Government ratchets up green construction standards to tackle climate change and fuel poverty

Low carbon homes are more airtight than their conventional counterparts, with better insulation, and rely on renewable sources of power generation such as roof-top solar panels or community-scale plants converting food and other waste into energy. In more extreme examples of green homes, door-mounted letter boxes and fireplaces aren’t allowed because of the draughts these allow in.

 

The annual new-build green home market has reared from almost nothing to a £4.8 billion industry in Britain in just five years, as the government ratchets up green construction standards to tackle climate change and fuel poverty. That adds to a potential £390 billion market to upgrade existing homes.

Britain introduced in 2007 new codes for house builders, on a 1-6 ranking where code 6 is zero carbon, based on waste, efficiency and renewable energy standards. From 2016 all homes will have to be zero carbon, a standard which only a handful currently meet.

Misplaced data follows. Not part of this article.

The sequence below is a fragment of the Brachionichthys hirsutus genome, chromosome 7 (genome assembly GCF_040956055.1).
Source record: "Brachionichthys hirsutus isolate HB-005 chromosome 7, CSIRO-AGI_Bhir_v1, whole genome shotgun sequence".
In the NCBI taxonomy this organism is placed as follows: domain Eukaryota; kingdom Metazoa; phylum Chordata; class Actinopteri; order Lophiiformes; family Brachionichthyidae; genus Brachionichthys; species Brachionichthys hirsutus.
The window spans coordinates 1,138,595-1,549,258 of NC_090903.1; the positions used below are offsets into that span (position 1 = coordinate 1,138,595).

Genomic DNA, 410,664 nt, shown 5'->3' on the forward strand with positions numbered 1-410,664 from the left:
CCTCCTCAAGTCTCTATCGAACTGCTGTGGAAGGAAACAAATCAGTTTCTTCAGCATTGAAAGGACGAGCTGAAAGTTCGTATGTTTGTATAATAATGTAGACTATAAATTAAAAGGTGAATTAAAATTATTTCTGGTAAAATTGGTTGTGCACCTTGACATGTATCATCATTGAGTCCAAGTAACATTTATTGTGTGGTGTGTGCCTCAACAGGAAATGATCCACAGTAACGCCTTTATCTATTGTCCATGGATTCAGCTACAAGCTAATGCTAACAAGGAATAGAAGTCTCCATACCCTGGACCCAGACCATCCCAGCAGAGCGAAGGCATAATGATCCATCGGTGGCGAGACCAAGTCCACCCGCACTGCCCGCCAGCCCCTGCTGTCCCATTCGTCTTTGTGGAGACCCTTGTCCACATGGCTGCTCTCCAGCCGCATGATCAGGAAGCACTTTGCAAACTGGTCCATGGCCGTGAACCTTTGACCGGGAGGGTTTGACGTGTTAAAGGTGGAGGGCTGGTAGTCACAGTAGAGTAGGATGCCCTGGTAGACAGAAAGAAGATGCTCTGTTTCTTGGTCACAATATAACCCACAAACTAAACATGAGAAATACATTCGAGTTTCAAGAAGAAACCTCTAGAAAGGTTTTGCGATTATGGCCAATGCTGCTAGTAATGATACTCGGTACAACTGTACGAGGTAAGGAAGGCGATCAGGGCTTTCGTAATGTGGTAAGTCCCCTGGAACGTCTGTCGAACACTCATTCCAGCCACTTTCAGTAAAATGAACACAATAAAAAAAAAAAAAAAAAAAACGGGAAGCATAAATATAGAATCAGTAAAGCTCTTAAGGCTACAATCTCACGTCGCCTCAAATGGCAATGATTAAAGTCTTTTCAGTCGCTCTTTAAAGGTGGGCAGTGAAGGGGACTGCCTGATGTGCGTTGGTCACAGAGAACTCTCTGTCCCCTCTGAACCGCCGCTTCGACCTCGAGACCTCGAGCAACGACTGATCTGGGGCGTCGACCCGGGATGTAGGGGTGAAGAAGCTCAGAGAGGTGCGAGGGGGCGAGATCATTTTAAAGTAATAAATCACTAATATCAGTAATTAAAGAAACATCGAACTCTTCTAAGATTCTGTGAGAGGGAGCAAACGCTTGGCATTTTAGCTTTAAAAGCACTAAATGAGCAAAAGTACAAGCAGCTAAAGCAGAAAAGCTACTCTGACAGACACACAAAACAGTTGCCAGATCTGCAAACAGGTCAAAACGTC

Many property developers want the definition of “zero carbon” eased, so that instead of building a new home which exclusively uses energy from solar and other renewable sources, they can pay into a fund which cuts the equivalent carbon emissions elsewhere, for example from existing homes nearby.

Already a quarter of the 125,000 new homes built annually in Britain are code 3, which may for example have water-saving toilets and washing machines and thicker, more insulated walls. However, building an even higher standard zero carbon home adds more than £20,000 to the £100,000 build cost of a typical conventional alternative.